Beware of dog: Canine cues often precede bites, attacks
Posted May 15
Updated May 16
Raleigh, N.C. — Her son’s injuries were horrific.
"I still have times when I think, 'What did he go through? What did he feel?' How I wasn't there. I wasn't there for him. I can't imagine what it was like to have your face ripped off," mother Brittany Well said.
Wells and her son, Ryder, were visiting family in Raleigh in 2015. At the time, Ryder was just shy of his second birthday.
He’d been around the family's dogs the day before. The day he was mauled, Ryder slipped through a doggie door and into the family’s backyard, where the two Rottweilers were kept.
“Looked around the house, didn't see him,” Wells recalled. “Looked outside and didn't see him at first, then I did a double take and that's when I saw him.”
"He lost the complete left side of his face. He lost the muscle, the tissue. He's missing jawbone," Wells said of her son's injuries. “His arm was broken. His jaw was broken in two places. His right lung went down."
Wells is sharing her story as a way to warn other parents, hoping it spares them her family’s pain.
She wants others to know and understand that dog attacks can happen in an instant.
"We trust our pets as if they're humans, but at the end of the day, a dog is a dog, Wells said. “No matter what breed, a dog is a dog."
Veterinarian Dr. Margaret Gruen agrees.
"What's important for people to know is that any dog could bite given the right circumstances," Gruen said.
Gruen studies dog behavior at Duke University's Canine Cognition Center. While the attack on Ryder was clearly extraordinary, Gruen says many attacks have common threads.
Before attacking, most dogs often give cues that they've had enough. Some of the signs, such as barking and growling, are obvious. But the more subtle ones often go unnoticed.
"Getting that squinty-eyed look, furrowed brow, we'll see them start to lick their lips, or they may yawn," Gruen said. "Yawning is a sign of conflict or anxiety in dogs. We may see them start to shrink away or try to move away. (They may show) a more tucked body posture."
When no one helps, that’s when dogs “…have to step it up, speak a little louder,” Gruen says. "We start to see active avoidance, or a growl, and then eventually they may bite because no one had heard any of those earlier signs and moved them away or gotten them out of that situation.”
To help spot cues, 5 On Your Side asked Gruen to assess random dog photos found online.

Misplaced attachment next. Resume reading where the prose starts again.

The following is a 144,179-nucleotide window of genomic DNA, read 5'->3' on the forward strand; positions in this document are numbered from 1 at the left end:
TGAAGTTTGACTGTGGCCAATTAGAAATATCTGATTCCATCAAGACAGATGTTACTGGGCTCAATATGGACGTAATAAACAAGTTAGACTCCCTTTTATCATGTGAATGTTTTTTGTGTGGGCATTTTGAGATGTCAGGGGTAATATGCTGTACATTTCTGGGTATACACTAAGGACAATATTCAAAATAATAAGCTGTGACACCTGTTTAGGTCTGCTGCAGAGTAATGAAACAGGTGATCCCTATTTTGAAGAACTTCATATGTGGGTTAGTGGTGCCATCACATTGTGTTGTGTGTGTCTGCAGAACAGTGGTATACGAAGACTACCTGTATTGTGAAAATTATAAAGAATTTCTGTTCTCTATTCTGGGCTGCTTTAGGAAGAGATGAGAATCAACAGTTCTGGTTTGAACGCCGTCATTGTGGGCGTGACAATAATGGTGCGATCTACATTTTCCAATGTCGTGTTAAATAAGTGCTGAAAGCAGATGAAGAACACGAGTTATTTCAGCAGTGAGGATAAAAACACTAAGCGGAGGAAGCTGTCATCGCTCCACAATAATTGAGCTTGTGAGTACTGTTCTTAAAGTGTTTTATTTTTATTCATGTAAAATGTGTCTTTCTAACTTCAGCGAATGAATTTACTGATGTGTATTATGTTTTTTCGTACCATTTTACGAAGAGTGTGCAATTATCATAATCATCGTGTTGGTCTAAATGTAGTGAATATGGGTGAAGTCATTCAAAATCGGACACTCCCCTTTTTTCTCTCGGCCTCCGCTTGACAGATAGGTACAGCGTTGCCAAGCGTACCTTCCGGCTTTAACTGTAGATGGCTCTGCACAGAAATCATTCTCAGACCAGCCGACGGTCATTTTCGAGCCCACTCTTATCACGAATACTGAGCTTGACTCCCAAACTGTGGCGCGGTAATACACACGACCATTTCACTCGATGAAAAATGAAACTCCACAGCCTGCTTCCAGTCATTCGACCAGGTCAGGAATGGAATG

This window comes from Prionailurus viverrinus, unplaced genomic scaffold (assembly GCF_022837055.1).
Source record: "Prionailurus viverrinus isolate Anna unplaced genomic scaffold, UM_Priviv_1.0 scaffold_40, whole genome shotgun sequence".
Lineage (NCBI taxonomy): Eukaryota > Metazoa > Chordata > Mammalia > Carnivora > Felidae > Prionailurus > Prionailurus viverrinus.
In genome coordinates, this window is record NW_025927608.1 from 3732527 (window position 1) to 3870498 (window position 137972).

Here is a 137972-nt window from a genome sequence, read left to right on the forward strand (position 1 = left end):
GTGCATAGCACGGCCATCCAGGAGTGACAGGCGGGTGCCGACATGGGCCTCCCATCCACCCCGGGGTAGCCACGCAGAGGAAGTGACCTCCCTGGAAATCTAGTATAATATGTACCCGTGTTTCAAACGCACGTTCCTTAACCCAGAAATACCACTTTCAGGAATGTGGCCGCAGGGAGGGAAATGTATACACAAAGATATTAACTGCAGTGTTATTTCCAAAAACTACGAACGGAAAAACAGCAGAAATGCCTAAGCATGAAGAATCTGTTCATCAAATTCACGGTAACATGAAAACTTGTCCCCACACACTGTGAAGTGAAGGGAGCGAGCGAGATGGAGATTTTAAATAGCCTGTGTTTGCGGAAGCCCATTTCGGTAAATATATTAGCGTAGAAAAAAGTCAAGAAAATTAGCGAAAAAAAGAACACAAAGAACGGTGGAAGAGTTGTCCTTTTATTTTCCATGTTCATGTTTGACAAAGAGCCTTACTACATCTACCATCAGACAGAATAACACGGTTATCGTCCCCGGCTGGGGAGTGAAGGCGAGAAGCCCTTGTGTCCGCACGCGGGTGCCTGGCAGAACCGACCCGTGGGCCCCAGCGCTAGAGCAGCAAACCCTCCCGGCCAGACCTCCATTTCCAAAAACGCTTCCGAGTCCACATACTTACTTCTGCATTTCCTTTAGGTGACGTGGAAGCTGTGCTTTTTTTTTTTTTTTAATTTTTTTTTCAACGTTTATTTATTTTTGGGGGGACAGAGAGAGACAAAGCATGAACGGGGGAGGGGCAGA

"You can see this dog showing a low body posture," Gruen said. "We see the whites of his eyes, we see his ears down and back. So, this is a really nervous dog."
"It's another example of a dog being potentially uncomfortable," Gruen said. "It's stiff legged, it doesn't have the freedom of motion of its limbs."
"This is another one that you could caption with, 'Please, get me out of here,'" Gruen said. "We see the whale eye, we see the tight closed mouth, the ears again, back and down."
Compare those frightened dogs above with the ones below, which Gruen says appear happy and relaxed.
Dr. Brenda Stevens, a veterinarian and professor at North Carolina State University, said human excitement can quickly trigger a dog attack.
"I would say just like you have a fuse, and you can snap, so can any dog in certain sets of circumstances," Stevens said.
Stevens says being completely still can reduce the threat.
Another lesson for a common bite scenario is simply knowing how to approach a dog. Do not approach head-on and let a dog sniff your hand.
"You would want to come alongside this dog, and from collar to rump, that would be your initiation," Stevens said.
As for Ryder, it's not clear what prompted the gruesome attack that's already required him to undergo more than 40 surgeries, many of them reconstructive. He'll undergo many more as he gets older. His mom says what matters now is that, despite all he's been through, Ryder is an active, happy 3-year-old.
Wells says she hopes her son's agonizing story can serve as a lesson to others about their dogs.
"That's his face, and that is what happened, and that is the reality of it," Wells said. "I get some people like, 'I don't want to see that.'
"Maybe you should see the graphic picture of my son clinging to life with no face and torn to pieces. If that is what it takes to make you open your eyes about your pets or your animals, then that's what it takes."